Peripheral-blood stem cells versus bone marrow from unrelated donors.

Publication Type
Journal Article
Year of Publication
Anasetti, Claudio; Logan, Brent R; Lee, Stephanie J; Waller, Edmund K; Weisdorf, Daniel J; Wingard, John R; Cutler, Corey S; Westervelt, Peter; Woolfrey, Ann; Couban, Stephen; Ehninger, Gerhard; Johnston, Laura; Maziarz, Richard T; Pulsipher, Michael A; Porter, David L; Mineishi, Shin; McCarty, John M; Khan, Shakila P; Anderlini, Paolo; Bensinger, William I; Leitman, Susan F; Rowley, Scott D; Bredeson, Christopher; Carter, Shelly L; Horowitz, Mary M; Confer, Dennis L; Blood and Marrow Transplant Clinical Trials Network
N Engl J Med
Date Published
2012 Oct 18
Adult; Bone Marrow Diseases; Bone Marrow Transplantation; Cause of Death; Female; Graft Rejection; Graft vs Host Disease; Histocompatibility Testing; Humans; Intention to Treat Analysis; Kaplan-Meier Estimate; Leukemia; Male; Peripheral Blood Stem Cell Transplantation; Proportional Hazards Models; Recurrence; Survival Rate; Unrelated Donors

BACKGROUND: Randomized trials have shown that the transplantation of filgrastim-mobilized peripheral-blood stem cells from HLA-identical siblings accelerates engraftment but increases the risks of acute and chronic graft-versus-host disease (GVHD), as compared with the transplantation of bone marrow. Some studies have also shown that peripheral-blood stem cells are associated with a decreased rate of relapse and improved survival among recipients with high-risk leukemia.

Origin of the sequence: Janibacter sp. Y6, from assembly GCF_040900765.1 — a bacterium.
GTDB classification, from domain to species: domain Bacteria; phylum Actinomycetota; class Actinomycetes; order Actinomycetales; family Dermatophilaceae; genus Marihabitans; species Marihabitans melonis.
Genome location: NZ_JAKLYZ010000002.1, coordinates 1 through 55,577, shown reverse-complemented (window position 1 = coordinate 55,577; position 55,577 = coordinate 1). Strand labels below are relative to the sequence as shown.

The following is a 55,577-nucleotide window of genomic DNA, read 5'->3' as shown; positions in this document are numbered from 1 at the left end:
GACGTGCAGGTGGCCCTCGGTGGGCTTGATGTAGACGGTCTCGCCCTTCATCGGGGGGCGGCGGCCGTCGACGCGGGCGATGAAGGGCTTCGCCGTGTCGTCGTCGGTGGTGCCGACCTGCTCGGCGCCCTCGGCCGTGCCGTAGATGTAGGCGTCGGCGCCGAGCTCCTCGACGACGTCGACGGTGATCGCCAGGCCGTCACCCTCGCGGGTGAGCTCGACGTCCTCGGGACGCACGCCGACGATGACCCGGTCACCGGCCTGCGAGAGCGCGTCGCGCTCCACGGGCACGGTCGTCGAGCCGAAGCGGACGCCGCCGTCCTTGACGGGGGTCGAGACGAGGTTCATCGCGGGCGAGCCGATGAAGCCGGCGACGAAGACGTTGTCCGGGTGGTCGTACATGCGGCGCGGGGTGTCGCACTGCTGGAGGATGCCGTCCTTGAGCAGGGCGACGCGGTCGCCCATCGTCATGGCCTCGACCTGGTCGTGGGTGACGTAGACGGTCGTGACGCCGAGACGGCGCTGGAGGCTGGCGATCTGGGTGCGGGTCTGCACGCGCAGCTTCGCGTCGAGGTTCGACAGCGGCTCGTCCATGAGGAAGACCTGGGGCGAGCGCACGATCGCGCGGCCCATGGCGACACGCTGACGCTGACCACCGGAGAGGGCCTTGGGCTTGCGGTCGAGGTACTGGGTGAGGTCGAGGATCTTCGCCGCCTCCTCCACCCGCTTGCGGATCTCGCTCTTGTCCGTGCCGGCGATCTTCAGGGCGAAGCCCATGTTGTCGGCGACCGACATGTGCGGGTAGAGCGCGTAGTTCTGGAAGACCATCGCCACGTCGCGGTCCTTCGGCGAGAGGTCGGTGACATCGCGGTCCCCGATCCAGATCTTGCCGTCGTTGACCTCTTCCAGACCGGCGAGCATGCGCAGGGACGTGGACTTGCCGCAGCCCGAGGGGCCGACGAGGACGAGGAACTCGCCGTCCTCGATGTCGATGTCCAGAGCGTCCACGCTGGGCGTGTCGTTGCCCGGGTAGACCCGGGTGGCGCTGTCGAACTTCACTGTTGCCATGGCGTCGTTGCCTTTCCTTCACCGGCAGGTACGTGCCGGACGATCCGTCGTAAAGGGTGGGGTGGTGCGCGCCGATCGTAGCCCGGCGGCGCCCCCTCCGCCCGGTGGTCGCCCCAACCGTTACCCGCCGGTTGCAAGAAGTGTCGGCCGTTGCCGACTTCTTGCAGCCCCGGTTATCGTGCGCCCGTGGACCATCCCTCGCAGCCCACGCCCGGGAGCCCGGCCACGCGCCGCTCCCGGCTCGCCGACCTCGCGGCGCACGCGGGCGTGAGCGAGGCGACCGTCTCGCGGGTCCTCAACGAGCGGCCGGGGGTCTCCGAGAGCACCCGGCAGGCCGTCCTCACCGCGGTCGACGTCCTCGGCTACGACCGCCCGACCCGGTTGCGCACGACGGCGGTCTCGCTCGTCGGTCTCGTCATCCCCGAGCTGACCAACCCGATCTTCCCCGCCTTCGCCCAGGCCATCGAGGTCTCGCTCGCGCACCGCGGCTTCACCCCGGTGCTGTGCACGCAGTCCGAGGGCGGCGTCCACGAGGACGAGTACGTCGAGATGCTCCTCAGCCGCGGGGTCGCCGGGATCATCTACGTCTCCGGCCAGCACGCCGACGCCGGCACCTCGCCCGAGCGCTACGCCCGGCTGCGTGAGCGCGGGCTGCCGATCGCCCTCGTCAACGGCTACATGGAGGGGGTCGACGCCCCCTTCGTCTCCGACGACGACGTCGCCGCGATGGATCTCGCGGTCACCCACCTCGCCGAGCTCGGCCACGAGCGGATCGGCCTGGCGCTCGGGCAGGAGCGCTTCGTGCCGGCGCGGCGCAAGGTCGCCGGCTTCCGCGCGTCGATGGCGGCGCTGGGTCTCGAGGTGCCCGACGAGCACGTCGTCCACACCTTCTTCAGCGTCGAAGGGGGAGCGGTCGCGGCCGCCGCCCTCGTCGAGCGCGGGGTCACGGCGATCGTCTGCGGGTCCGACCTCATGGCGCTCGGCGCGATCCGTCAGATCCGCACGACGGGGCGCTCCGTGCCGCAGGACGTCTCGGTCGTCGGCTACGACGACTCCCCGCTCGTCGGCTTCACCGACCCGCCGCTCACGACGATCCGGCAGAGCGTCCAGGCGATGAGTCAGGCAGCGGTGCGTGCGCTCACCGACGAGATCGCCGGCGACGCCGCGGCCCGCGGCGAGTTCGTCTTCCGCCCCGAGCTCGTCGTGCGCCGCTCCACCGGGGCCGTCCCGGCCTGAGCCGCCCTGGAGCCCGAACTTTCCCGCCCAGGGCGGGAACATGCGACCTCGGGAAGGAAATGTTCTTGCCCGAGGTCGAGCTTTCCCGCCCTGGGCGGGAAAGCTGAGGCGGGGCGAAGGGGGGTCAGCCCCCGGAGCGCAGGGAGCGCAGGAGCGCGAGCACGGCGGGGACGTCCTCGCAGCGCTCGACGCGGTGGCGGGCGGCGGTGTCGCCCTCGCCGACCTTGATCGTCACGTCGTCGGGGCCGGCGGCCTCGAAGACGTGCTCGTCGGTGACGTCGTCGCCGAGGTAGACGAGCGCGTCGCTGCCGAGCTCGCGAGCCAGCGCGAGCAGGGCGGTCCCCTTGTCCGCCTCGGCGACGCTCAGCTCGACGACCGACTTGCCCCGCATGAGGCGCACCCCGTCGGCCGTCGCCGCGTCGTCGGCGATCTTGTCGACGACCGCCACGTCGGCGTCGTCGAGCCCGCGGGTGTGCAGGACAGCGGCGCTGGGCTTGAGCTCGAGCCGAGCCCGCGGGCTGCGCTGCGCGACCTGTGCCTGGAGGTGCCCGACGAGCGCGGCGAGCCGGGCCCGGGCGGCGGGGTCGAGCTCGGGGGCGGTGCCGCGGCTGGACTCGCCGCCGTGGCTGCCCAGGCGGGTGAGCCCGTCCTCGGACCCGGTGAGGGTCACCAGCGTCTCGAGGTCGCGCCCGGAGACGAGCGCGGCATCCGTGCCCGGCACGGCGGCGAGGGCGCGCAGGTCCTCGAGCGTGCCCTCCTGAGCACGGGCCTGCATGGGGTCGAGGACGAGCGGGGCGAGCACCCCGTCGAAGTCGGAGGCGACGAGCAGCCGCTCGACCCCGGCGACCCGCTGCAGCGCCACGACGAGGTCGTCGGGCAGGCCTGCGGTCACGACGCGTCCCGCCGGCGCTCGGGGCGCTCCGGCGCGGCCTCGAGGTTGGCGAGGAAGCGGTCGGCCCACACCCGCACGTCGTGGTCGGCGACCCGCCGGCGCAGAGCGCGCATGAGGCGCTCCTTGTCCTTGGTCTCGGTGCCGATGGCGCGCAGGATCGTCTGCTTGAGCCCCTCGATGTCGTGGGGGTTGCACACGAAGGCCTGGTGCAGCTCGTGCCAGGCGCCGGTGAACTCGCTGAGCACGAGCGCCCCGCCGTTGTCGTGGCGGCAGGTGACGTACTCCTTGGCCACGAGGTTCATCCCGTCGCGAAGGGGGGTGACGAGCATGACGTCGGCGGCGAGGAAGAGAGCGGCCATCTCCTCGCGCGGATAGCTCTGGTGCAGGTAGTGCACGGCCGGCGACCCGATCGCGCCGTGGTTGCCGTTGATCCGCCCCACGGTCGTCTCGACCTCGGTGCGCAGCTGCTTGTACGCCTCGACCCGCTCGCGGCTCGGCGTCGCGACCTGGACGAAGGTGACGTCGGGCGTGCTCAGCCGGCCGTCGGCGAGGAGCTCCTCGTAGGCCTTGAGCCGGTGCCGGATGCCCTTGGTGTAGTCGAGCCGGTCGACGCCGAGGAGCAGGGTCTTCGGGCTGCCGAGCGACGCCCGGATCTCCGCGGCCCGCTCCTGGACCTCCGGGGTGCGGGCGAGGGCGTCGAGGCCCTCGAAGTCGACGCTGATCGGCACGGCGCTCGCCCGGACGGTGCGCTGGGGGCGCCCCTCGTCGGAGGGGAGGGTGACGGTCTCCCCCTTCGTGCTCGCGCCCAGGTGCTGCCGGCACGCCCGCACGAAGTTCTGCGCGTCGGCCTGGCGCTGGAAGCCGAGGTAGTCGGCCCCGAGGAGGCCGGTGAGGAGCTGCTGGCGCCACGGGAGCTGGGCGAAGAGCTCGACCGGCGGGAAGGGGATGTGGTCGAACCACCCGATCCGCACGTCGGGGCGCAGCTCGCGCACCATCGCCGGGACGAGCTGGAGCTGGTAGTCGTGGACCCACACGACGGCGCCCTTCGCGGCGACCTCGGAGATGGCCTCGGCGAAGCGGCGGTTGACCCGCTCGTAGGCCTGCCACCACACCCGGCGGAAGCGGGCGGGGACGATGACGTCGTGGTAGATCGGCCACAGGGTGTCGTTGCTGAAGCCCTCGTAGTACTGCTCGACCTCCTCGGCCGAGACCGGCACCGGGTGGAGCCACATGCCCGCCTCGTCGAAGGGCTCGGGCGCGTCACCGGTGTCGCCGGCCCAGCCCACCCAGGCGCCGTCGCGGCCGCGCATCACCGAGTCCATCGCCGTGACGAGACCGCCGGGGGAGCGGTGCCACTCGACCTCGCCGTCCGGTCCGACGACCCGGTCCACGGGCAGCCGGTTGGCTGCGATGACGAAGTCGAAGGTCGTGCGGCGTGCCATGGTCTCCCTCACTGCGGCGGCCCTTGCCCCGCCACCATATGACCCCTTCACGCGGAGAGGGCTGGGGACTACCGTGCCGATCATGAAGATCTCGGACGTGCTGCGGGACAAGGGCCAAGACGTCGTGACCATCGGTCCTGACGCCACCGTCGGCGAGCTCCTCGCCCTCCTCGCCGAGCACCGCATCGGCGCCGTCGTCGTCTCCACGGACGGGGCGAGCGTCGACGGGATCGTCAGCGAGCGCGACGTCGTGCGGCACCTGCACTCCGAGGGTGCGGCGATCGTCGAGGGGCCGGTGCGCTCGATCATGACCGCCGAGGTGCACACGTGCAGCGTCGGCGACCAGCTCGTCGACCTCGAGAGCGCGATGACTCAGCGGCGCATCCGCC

METHODS: We conducted a phase 3, multicenter, randomized trial of transplantation of peripheral-blood stem cells versus bone marrow from unrelated donors to compare 2-year survival probabilities with the use of an intention-to-treat analysis. Between March 2004 and September 2009, we enrolled 551 patients at 48 centers. Patients were randomly assigned in a 1:1 ratio to peripheral-blood stem-cell or bone marrow transplantation, stratified according to transplantation center and disease risk. The median follow-up of surviving patients was 36 months (interquartile range, 30 to 37).

RESULTS: The overall survival rate at 2 years in the peripheral-blood group was 51% (95% confidence interval [CI], 45 to 57), as compared with 46% (95% CI, 40 to 52) in the bone marrow group (P=0.29), with an absolute difference of 5 percentage points (95% CI, -3 to 14). The overall incidence of graft failure in the peripheral-blood group was 3% (95% CI, 1 to 5), versus 9% (95% CI, 6 to 13) in the bone marrow group (P=0.002). The incidence of chronic GVHD at 2 years in the peripheral-blood group was 53% (95% CI, 45 to 61), as compared with 41% (95% CI, 34 to 48) in the bone marrow group (P=0.01). There were no significant between-group differences in the incidence of acute GVHD or relapse.

CONCLUSIONS: We did not detect significant survival differences between peripheral-blood stem-cell and bone marrow transplantation from unrelated donors. Exploratory analyses of secondary end points indicated that peripheral-blood stem cells may reduce the risk of graft failure, whereas bone marrow may reduce the risk of chronic GVHD. (Funded by the National Heart, Lung, and Blood Institute-National Cancer Institute and others; number, NCT00075816.).